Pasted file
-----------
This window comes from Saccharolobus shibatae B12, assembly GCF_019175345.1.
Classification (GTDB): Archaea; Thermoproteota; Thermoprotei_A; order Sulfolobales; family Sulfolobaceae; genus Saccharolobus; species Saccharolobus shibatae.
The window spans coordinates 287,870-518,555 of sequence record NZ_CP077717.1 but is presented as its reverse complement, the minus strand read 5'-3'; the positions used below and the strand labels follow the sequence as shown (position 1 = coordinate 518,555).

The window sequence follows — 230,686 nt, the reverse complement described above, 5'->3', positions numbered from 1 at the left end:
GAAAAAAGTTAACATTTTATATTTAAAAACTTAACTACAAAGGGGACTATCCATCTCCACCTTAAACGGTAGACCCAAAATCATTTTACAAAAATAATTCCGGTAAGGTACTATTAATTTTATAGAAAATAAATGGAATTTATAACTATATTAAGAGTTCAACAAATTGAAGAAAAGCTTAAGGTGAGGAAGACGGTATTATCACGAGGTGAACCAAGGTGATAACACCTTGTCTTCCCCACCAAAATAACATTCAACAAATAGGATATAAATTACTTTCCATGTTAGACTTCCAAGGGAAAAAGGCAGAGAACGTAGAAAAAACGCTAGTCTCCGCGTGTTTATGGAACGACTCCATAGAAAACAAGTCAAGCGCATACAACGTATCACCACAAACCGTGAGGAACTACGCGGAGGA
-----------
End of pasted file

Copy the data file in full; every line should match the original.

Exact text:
This window comes from Saccharolobus shibatae B12, assembly GCF_019175345.1.
Classification (GTDB): Archaea; Thermoproteota; Thermoprotei_A; order Sulfolobales; family Sulfolobaceae; genus Saccharolobus; species Saccharolobus shibatae.
The window spans coordinates 287,870-518,555 of sequence record NZ_CP077717.1 but is presented as its reverse complement, the minus strand read 5'-3'; the positions used below and the strand labels follow the sequence as shown (position 1 = coordinate 518,555).

The window sequence follows — 230,686 nt, the reverse complement described above, 5'->3', positions numbered from 1 at the left end:
GAAAAAAGTTAACATTTTATATTTAAAAACTTAACTACAAAGGGGACTATCCATCTCCACCTTAAACGGTAGACCCAAAATCATTTTACAAAAATAATTCCGGTAAGGTACTATTAATTTTATAGAAAATAAATGGAATTTATAACTATATTAAGAGTTCAACAAATTGAAGAAAAGCTTAAGGTGAGGAAGACGGTATTATCACGAGGTGAACCAAGGTGATAACACCTTGTCTTCCCCACCAAAATAACATTCAACAAATAGGATATAAATTACTTTCCATGTTAGACTTCCAAGGGAAAAAGGCAGAGAACGTAGAAAAAACGCTAGTCTCCGCGTGTTTATGGAACGACTCCATAGAAAACAAGTCAAGCGCATACAACGTATCACCACAAACCGTGAGGAACTACGCGGAGGA